Oslo, Norway (CNN) -- The numbers tell a small part of the story: Eight dead in a bomb blast.
The names that police have released so far reveal a little more. Anne Lise Holter, 51. Tove Ashill Knutsen, 56. Hanna M. Orvik Endresen, 61. Kai Hauge, 32.
But a 16-minute video shot in the immediate aftermath of the explosion in Oslo, Norway, brings home the horror of what happened there on July 22 in a completely different way.
It's not so much the sight of papers fluttering out of the shattered windows of office buildings, or even the red cables sticking out of the ripped concrete pavement.
It's the sounds.
The whimpering of a woman near tears moments after the bomb blast. The constant crunch of broken glass underfoot. The urgency in the voices of passersby trying to help the wounded.
The insistent alarm bell ringing a three-second warning, pausing as if for breath, and ringing again. And again. And again. And again. And again.
And finally, the siren of a single ambulance, long after the explosion that smashed Norway's calm.
The video was shot by Johan Christian Tandberg, who was driving through a tunnel under the government building that was the target of the attack when the bomb went off.
Authorities have charged Anders Behring Breivik, an apparent right-wing extremist with a hatred of Muslims and multi-culturalism, with setting off the bomb. He's also charged in the shooting deaths of 68 people at a Labour Party youth camp on Utoya island, where he eventually surrendered to police. His lawyer says he admits carrying out the attacks.
People all over Norway sat in front of their televisions and cried when they heard the next day how many people had died, and they are still crying, Tandberg told CNN Thursday.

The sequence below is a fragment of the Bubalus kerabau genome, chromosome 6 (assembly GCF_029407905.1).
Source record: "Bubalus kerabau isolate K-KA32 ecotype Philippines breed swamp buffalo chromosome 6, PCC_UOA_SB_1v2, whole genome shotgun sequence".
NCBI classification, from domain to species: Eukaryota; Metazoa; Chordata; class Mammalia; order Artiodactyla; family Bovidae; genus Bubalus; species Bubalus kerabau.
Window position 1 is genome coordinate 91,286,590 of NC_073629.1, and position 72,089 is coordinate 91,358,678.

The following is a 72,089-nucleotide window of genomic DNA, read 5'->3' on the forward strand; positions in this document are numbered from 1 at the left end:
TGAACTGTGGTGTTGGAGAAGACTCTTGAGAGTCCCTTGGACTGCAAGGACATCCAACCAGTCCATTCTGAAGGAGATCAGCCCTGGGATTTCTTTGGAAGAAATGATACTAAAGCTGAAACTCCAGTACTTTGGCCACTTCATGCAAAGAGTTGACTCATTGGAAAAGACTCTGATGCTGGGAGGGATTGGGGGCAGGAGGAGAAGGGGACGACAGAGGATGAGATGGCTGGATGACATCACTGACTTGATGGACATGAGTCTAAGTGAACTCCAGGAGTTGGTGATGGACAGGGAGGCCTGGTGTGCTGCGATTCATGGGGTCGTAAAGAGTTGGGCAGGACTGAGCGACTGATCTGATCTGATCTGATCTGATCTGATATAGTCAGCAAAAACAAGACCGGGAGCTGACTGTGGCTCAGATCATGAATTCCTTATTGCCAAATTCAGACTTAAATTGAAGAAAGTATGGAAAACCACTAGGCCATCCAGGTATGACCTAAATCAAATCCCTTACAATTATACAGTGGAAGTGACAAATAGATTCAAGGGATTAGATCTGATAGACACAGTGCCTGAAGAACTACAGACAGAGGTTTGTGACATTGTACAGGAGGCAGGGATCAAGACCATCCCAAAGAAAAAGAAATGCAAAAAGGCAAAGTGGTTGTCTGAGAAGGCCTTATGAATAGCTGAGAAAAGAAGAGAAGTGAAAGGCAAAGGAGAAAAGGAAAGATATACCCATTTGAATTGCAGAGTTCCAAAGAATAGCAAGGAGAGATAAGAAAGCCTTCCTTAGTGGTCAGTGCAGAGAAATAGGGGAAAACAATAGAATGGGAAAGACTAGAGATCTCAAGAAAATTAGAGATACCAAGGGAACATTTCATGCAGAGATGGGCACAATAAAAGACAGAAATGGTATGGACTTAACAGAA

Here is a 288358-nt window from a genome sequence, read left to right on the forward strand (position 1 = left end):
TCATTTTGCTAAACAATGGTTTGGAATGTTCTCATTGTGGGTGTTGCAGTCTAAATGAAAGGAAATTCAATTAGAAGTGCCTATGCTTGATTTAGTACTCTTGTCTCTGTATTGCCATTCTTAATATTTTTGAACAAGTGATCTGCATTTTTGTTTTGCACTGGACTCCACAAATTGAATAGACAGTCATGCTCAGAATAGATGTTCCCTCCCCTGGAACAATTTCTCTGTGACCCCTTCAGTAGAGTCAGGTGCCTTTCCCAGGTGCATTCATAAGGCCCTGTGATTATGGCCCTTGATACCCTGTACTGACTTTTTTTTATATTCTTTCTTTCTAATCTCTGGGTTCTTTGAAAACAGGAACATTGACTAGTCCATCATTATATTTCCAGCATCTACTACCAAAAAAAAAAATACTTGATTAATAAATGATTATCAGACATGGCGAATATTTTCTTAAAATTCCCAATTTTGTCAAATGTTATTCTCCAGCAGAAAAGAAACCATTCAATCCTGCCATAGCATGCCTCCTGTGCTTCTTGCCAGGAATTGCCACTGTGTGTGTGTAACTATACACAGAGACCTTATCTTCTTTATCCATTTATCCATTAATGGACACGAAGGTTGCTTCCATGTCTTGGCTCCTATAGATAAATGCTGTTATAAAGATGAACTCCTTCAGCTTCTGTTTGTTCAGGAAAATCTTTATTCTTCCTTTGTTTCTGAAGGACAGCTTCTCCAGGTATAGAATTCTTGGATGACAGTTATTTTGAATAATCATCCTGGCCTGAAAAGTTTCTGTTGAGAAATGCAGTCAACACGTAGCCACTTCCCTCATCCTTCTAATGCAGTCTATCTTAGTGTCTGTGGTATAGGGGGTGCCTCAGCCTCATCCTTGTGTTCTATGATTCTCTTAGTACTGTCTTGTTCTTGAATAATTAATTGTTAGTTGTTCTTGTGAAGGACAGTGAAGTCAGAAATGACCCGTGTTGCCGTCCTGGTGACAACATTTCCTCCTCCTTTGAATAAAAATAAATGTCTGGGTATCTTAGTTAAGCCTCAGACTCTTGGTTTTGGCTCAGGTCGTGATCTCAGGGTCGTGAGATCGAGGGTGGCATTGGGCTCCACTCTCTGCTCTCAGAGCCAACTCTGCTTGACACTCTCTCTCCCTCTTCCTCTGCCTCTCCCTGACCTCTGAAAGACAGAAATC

What he saw when he came out of the tunnel last week "looked like a war zone," he said, adding that he immediately thought of the September 11, 2001, terror attacks in the United States.
He grabbed a camera and started filming on the spot. The resulting video shows central Oslo littered with street signs ripped out of the ground by the blast, insulation torn from buildings, and people wandering in shock.
He follows a man though a damaged building, looking for wounded people but finding only offices in complete disarray, furniture tossed around and ceiling panels hanging down.
Back on the streets, at least one person is seen with a cut on his leg, and several people cluster around another casualty. All the faces in the video are blurred.
An emergency services worker makes an urgent-sounding call into a radio. Smoke rises over a building in the near distance. Tree branches litter the ground. A woman weeps.
And the alarm bell rings. And rings. And rings.